At one time, before B12 treatments were available, the condition was often fatal; however, vitamin B12 is now available in pills and injections. Other causes of a vitamin B12 deficiency include alcoholism, pancreatic disorders, stomach bypass or stapling, gastrointestinal surgery that removes some of the stomach tissue, and even very strict vegetarian diets. Celiac disease, Crohn's disease, and a lack of hydrochloric acid also affect the absorption of vitamin B12. Women are more affected than men, and 1% of the population over 60 years of age is most affected.
All B vitamins work together to help the body use fats and proteins. They all have a role and the lack of one vitamin will affect the others in different ways. Vitamin B12 and folic acid deficiency must be differentiated since the symptoms may be very similar. Neurological symptoms will prevail if vitamin B12 is not treated properly or mistaken for folic acid deficiency. Pernicious anemia usually occurs in more elderly individuals and in about 20 out of 100,000 individuals.
The symptoms of anemia may include the following:
- Pale skin
- Weight loss
- Blotchy skin pigmentation
- Neurological symptoms (paresthesia of the hands and feet)
- Proprioception (the ability of a person to be aware of the position of their body)
- Ataxia (jerky movements)
- Pale oral mucous membranes
- Ulceration of oral tissues
- Smooth, beefy-red tongue with soreness
In regard to the latter, symptoms may mimic burning mouth syndrome and oral candidiasis. Lab analysis will determine vitamin levels and treatment will follow to correct the vitamin deficiency.
The symptoms must be differentiated and determined to be a true vitamin B12 deficiency in order for successful treatment of the patient. If the cause is inadequate intake of the vitamin, the diet will be adjusted. But if the cause is the failure to produce IF factor, lifelong administration of the vitamin may be needed through intramuscular injections.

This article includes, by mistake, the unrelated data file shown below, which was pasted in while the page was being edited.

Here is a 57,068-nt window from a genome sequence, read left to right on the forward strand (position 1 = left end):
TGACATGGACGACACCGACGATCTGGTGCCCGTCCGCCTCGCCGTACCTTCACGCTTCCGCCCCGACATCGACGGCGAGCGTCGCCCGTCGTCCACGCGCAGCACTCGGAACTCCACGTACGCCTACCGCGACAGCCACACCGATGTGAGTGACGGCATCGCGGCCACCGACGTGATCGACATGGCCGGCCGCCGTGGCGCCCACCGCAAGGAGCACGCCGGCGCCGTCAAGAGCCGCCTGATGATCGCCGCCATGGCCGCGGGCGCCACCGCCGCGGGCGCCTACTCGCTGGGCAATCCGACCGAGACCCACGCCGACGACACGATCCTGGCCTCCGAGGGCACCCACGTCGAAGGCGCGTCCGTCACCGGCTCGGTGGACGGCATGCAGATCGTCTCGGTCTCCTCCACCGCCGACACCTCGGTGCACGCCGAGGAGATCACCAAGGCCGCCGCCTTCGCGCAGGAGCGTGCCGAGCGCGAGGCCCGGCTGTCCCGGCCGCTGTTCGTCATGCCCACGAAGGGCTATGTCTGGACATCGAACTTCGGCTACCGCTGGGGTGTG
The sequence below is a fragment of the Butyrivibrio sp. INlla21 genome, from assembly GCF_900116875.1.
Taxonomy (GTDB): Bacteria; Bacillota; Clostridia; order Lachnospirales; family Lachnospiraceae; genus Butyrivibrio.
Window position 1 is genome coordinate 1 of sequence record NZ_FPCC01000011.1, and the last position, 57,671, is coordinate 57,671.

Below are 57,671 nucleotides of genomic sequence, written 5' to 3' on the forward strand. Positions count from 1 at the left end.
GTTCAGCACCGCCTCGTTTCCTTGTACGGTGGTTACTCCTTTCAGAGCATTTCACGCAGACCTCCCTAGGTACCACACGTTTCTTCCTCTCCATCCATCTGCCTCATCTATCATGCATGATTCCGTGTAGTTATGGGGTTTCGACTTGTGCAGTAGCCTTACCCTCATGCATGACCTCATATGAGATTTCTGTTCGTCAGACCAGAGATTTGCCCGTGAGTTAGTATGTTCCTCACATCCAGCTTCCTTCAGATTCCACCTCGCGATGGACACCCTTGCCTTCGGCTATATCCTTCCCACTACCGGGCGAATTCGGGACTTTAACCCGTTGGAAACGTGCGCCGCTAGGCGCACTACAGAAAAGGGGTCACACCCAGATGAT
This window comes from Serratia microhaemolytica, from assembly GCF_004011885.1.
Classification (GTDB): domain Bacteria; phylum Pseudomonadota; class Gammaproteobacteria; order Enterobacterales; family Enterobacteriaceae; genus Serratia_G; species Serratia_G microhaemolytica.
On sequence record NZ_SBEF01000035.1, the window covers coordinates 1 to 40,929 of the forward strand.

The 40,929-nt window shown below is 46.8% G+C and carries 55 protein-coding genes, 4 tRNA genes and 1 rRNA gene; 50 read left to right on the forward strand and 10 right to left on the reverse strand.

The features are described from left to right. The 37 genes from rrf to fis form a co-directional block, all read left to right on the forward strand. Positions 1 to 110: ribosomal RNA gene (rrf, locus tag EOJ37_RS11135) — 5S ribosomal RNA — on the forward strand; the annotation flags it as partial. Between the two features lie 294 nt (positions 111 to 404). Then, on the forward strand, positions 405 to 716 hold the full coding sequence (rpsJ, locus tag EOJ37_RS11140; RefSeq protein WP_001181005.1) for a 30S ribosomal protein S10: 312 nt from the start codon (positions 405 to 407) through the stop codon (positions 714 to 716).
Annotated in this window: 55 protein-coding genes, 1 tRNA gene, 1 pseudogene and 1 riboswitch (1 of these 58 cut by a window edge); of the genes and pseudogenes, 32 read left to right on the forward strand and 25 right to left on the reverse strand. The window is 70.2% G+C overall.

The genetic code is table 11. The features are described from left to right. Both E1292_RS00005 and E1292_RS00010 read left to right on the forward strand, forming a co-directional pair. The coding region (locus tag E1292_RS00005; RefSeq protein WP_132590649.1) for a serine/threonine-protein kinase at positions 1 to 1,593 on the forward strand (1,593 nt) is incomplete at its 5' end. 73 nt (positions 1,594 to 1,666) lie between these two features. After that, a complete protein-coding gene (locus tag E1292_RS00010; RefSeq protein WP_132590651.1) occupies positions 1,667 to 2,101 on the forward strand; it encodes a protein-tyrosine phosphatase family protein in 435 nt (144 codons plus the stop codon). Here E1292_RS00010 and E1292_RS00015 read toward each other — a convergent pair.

Certain medications may interfere with vitamin B12 levels in individuals. These include chloramphenicol, proton pump inhibitors, H2 receptor antagonists, and metformin. Many patients are using proton pump inhibitors, and the oral signs of anemia could be observed during an oral exam.
The patient presented in this oral case study also had a fissured tongue, making the classic appearance different from the usual smooth, balding appearance caused by the atrophy of the papillae. The beefy-red color is characteristic of the changes that occur in the surface of the tongue.
The dental professional is in a prime position to identify oral tissue changes that may indicate nutritional deficiencies. Patients may notice tissue changes and ask specific questions related to their overall health that should be addressed by the dentist or hygienist during routine office visits.
As always, listen to your patients and continue to ask good questions!
NANCY W. BURKHART, BSDH, EdD, is an adjunct associate professor in the department of periodontics, Baylor College of Dentistry and the Texas A & M Health Science Center, Dallas. Dr. Burkhart is founder and cohost of the International Oral Lichen Planus Support Group (http://bcdwp.web.tamhsc.edu/iolpdallas/) and coauthor of General and Oral Pathology for the Dental Hygienist. She was a 2006 Crest/ADHA award winner. She is a 2012 Mentor of Distinction through Philips Oral Healthcare and PennWell Corp. Her website for seminars on mucosal diseases, oral cancer, and oral pathology topics is www.nancywburkhart.com.
ReferencesDeLong L, Burkhart NW. General and Oral Pathology for the Dental Hygienist. 2nd edition. Wolters Kluwer-Lippincott, Williams & Wilkins. Baltimore, 2013.
National Heart, Lung and Blood Institute. http://www.nhlbi.nih.gov/health/health-topics/topics/prnanmia/
Office of Dietary Supplements: National Institutes of Health
University of Maryland Medical Center